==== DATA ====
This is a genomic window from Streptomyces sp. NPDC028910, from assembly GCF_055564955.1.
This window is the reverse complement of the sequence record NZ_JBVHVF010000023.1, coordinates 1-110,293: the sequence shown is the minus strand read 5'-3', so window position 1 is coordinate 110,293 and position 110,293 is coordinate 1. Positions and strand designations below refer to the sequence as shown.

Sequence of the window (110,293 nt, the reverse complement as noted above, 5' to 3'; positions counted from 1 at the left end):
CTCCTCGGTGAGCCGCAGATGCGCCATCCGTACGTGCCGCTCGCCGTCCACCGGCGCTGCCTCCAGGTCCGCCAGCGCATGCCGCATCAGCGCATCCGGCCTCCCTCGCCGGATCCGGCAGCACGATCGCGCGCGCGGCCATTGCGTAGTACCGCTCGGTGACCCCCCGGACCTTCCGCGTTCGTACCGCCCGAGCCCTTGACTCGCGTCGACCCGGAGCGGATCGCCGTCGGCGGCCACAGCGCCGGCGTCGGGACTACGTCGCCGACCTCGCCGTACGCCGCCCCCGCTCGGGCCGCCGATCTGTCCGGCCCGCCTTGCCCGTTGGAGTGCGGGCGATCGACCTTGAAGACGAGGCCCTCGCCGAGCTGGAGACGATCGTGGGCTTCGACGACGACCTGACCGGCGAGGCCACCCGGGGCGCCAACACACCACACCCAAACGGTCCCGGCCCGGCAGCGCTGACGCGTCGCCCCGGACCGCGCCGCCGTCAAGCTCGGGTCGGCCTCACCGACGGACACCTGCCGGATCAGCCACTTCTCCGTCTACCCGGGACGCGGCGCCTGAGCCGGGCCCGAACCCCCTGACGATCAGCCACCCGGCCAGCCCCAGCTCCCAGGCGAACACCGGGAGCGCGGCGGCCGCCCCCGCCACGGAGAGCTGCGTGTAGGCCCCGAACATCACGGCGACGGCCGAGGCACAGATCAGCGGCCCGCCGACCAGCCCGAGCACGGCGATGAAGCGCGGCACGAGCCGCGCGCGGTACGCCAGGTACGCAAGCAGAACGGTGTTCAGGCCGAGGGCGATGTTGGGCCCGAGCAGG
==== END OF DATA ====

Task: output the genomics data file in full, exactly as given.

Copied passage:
This is a genomic window from Streptomyces sp. NPDC028910, from assembly GCF_055564955.1.
This window is the reverse complement of the sequence record NZ_JBVHVF010000023.1, coordinates 1-110,293: the sequence shown is the minus strand read 5'-3', so window position 1 is coordinate 110,293 and position 110,293 is coordinate 1. Positions and strand designations below refer to the sequence as shown.

Sequence of the window (110,293 nt, the reverse complement as noted above, 5' to 3'; positions counted from 1 at the left end):
CTCCTCGGTGAGCCGCAGATGCGCCATCCGTACGTGCCGCTCGCCGTCCACCGGCGCTGCCTCCAGGTCCGCCAGCGCATGCCGCATCAGCGCATCCGGCCTCCCTCGCCGGATCCGGCAGCACGATCGCGCGCGCGGCCATTGCGTAGTACCGCTCGGTGACCCCCCGGACCTTCCGCGTTCGTACCGCCCGAGCCCTTGACTCGCGTCGACCCGGAGCGGATCGCCGTCGGCGGCCACAGCGCCGGCGTCGGGACTACGTCGCCGACCTCGCCGTACGCCGCCCCCGCTCGGGCCGCCGATCTGTCCGGCCCGCCTTGCCCGTTGGAGTGCGGGCGATCGACCTTGAAGACGAGGCCCTCGCCGAGCTGGAGACGATCGTGGGCTTCGACGACGACCTGACCGGCGAGGCCACCCGGGGCGCCAACACACCACACCCAAACGGTCCCGGCCCGGCAGCGCTGACGCGTCGCCCCGGACCGCGCCGCCGTCAAGCTCGGGTCGGCCTCACCGACGGACACCTGCCGGATCAGCCACTTCTCCGTCTACCCGGGACGCGGCGCCTGAGCCGGGCCCGAACCCCCTGACGATCAGCCACCCGGCCAGCCCCAGCTCCCAGGCGAACACCGGGAGCGCGGCGGCCGCCCCCGCCACGGAGAGCTGCGTGTAGGCCCCGAACATCACGGCGACGGCCGAGGCACAGATCAGCGGCCCGCCGACCAGCCCGAGCACGGCGATGAAGCGCGGCACGAGCCGCGCGCGGTACGCCAGGTACGCAAGCAGAACGGTGTTCAGGCCGAGGGCGATGTTGGGCCCGAGCAGG